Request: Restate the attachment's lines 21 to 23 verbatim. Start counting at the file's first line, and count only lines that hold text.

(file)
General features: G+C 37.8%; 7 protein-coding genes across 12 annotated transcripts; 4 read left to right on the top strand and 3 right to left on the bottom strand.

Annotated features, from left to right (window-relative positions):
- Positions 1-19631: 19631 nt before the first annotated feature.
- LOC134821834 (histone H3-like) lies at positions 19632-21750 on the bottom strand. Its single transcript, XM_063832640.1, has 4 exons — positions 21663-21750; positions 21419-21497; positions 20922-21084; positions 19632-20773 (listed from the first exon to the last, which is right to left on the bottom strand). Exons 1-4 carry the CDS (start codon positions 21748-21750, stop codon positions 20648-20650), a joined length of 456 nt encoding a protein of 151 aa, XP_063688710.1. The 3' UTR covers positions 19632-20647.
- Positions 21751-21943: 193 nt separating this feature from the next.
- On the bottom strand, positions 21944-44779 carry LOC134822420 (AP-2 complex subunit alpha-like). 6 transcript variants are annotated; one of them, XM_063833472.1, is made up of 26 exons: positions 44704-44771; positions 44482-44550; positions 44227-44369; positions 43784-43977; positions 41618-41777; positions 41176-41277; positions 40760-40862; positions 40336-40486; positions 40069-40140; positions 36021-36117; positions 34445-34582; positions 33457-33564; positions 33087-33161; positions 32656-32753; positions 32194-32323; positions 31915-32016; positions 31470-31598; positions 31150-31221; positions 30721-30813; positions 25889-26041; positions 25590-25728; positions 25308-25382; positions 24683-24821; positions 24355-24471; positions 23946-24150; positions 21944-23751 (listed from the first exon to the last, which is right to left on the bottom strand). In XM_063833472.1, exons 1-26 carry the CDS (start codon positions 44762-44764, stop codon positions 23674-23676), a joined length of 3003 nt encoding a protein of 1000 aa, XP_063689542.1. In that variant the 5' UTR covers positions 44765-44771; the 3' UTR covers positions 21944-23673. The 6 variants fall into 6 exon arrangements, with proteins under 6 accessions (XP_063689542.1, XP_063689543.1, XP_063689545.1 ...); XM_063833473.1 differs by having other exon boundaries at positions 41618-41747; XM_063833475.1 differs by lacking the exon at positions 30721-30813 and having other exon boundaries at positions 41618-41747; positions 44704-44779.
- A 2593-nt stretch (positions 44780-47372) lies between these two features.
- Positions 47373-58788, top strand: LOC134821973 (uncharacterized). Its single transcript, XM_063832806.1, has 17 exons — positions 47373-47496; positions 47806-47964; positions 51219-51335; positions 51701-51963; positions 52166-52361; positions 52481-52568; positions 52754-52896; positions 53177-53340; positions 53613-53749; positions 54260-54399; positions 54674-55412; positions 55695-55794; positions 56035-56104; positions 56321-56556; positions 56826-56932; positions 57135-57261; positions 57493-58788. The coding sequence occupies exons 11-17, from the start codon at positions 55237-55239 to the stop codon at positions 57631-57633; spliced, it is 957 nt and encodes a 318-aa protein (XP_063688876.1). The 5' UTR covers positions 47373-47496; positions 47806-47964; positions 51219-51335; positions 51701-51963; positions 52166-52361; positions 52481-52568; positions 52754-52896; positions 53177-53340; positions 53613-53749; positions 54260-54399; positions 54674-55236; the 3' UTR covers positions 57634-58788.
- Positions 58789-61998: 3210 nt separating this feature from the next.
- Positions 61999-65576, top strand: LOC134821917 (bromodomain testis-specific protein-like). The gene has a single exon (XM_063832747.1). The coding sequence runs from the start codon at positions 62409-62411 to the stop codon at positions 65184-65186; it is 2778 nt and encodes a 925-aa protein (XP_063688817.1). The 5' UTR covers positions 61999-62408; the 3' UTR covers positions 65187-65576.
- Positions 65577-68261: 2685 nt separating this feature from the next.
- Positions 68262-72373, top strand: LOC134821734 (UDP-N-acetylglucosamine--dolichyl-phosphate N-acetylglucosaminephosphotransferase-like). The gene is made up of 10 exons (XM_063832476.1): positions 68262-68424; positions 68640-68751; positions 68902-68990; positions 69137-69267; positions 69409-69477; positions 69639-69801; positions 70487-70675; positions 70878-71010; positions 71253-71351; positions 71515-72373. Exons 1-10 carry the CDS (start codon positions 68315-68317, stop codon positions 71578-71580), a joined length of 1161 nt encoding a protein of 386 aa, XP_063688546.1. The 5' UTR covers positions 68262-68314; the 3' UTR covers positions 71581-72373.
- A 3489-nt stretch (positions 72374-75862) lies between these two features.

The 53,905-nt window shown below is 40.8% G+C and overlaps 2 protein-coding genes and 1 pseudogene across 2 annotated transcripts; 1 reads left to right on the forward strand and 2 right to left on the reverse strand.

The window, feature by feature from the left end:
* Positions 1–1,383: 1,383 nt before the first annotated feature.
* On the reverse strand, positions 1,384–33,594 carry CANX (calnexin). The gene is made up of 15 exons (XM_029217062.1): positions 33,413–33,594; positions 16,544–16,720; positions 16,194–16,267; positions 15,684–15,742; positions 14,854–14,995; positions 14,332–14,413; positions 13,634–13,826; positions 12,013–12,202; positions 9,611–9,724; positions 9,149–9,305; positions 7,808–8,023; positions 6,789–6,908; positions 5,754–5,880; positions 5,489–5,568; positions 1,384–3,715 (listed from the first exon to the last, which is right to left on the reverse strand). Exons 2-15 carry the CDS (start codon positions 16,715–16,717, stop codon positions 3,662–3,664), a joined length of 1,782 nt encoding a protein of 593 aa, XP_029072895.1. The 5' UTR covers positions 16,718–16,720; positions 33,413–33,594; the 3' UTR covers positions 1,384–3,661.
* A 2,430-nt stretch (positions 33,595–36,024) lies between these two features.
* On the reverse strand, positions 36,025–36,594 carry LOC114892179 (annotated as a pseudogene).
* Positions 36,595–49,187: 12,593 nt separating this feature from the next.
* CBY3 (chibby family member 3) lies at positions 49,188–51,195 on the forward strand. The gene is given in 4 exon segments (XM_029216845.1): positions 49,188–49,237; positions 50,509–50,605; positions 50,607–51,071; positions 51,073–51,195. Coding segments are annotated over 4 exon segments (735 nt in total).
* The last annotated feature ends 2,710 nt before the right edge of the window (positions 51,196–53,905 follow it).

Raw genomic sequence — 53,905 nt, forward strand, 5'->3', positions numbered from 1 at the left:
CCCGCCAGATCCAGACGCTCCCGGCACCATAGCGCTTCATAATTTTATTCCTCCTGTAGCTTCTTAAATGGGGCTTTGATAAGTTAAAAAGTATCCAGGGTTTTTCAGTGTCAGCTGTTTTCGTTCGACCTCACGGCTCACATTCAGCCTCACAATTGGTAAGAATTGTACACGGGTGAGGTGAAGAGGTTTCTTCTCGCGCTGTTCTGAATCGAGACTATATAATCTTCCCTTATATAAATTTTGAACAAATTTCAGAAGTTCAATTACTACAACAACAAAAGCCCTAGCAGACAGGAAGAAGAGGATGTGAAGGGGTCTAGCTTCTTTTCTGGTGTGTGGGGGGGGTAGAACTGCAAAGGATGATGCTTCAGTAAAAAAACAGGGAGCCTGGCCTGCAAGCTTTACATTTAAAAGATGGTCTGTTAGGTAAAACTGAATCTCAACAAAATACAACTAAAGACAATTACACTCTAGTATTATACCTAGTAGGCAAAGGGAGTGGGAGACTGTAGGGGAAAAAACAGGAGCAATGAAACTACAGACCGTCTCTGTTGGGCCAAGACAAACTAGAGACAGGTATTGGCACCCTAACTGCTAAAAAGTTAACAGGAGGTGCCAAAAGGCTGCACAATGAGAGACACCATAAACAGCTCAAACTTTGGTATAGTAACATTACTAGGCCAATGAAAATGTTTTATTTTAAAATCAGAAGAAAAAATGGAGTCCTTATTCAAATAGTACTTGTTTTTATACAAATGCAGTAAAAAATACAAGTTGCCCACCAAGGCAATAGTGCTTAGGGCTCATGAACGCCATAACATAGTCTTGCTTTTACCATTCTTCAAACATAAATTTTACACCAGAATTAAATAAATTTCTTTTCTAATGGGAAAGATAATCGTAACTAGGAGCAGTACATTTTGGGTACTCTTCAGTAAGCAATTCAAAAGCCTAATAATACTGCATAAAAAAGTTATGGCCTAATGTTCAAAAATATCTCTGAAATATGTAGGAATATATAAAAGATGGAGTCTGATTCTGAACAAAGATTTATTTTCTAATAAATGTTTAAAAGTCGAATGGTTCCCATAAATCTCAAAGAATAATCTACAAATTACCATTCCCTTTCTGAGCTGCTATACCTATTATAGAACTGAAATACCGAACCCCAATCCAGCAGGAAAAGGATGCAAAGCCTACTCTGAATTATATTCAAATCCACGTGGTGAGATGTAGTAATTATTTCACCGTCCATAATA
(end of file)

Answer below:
* CBY3 (chibby family member 3) lies at positions 49,188–51,195 on the forward strand. The gene is given in 4 exon segments (XM_029216845.1): positions 49,188–49,237; positions 50,509–50,605; positions 50,607–51,071; positions 51,073–51,195. Coding segments are annotated over 4 exon segments (735 nt in total).
* The last annotated feature ends 2,710 nt before the right edge of the window (positions 51,196–53,905 follow it).

Raw genomic sequence — 53,905 nt, forward strand, 5'->3', positions numbered from 1 at the left: